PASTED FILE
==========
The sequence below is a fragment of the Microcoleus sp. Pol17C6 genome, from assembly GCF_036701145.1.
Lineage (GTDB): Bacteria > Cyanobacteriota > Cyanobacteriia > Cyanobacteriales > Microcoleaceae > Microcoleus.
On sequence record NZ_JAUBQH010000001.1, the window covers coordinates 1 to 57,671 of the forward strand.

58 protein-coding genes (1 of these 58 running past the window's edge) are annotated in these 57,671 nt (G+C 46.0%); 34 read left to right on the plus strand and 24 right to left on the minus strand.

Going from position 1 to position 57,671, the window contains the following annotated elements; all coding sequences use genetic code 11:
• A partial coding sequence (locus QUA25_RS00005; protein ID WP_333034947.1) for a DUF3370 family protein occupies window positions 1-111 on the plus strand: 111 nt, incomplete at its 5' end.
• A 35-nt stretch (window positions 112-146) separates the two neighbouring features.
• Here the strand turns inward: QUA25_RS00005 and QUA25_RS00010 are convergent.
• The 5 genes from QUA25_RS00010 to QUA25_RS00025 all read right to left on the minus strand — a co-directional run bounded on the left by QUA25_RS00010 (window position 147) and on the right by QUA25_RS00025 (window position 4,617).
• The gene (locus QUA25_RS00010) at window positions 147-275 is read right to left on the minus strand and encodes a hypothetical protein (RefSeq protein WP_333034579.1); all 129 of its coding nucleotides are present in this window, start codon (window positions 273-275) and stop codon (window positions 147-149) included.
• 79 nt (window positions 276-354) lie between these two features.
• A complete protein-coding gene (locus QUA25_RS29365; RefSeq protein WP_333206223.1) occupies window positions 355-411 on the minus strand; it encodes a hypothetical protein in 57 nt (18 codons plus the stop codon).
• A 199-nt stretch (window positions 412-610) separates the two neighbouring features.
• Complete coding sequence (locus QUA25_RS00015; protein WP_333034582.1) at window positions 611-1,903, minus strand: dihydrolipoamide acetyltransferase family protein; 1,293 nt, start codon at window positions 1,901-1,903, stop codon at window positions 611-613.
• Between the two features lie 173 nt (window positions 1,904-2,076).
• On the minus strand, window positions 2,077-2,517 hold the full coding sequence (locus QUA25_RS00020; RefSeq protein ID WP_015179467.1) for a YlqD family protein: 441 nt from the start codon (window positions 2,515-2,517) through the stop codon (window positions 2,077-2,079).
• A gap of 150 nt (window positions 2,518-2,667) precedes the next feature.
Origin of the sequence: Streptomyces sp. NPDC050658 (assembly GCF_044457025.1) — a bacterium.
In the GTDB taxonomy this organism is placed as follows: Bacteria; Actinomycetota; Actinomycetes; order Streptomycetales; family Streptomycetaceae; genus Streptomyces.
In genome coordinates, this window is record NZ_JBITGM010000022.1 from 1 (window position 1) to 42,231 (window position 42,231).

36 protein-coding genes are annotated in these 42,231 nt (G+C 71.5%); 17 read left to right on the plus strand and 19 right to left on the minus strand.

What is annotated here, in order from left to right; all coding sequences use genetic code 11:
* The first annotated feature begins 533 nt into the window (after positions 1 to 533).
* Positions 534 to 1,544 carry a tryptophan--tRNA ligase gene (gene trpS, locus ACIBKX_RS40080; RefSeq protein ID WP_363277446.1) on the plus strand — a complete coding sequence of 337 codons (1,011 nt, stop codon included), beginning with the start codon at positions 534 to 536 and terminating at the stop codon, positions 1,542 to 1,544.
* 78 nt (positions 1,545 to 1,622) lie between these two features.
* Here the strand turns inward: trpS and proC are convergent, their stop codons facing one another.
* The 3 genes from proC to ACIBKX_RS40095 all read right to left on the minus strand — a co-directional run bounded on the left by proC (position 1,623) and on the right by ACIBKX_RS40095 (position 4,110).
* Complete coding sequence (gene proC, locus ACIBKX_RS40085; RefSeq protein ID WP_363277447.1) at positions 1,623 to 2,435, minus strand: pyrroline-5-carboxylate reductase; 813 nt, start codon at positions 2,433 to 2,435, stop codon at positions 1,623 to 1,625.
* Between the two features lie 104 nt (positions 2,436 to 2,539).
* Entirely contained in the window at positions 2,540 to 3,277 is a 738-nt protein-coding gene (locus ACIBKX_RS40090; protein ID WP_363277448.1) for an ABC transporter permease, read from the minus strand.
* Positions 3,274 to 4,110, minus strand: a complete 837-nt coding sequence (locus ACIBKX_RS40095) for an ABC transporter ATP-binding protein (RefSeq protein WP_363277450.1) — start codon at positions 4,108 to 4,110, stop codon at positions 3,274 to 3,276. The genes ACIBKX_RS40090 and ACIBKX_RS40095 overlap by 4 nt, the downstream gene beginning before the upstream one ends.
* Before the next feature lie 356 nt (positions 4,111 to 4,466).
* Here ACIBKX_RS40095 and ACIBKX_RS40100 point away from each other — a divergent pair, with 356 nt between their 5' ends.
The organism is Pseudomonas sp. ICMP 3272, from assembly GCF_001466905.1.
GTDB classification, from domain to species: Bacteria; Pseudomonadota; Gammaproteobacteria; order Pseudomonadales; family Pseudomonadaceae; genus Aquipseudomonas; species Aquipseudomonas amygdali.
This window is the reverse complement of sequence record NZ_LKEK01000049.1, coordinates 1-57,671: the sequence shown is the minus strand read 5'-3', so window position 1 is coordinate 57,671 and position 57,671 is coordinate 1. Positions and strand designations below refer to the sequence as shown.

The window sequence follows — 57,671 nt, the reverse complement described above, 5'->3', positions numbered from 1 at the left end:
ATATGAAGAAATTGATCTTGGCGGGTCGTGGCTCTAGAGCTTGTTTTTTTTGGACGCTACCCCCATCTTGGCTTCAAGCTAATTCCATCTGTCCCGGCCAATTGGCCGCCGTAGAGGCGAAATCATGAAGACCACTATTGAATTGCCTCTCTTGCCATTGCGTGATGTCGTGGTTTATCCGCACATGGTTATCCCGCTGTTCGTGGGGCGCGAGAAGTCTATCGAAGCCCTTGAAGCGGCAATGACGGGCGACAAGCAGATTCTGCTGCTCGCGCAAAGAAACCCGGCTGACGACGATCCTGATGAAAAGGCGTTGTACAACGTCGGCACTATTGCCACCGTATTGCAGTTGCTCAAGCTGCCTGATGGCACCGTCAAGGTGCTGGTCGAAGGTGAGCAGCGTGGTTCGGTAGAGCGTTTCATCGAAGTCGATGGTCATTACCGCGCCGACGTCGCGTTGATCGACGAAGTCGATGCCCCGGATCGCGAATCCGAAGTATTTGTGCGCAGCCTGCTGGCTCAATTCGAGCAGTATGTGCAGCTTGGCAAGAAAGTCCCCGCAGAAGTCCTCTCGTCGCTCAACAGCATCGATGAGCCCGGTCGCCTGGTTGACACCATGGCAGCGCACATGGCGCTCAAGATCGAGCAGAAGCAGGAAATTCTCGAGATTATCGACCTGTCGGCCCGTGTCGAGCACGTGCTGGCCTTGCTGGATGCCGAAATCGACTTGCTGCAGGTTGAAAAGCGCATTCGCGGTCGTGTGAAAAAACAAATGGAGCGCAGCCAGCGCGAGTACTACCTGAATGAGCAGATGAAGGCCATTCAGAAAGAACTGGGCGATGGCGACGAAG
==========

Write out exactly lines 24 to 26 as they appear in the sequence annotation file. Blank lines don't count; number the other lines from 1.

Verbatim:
* Positions 534 to 1,544 carry a tryptophan--tRNA ligase gene (gene trpS, locus ACIBKX_RS40080; RefSeq protein ID WP_363277446.1) on the plus strand — a complete coding sequence of 337 codons (1,011 nt, stop codon included), beginning with the start codon at positions 534 to 536 and terminating at the stop codon, positions 1,542 to 1,544.
* 78 nt (positions 1,545 to 1,622) lie between these two features.
* Here the strand turns inward: trpS and proC are convergent, their stop codons facing one another.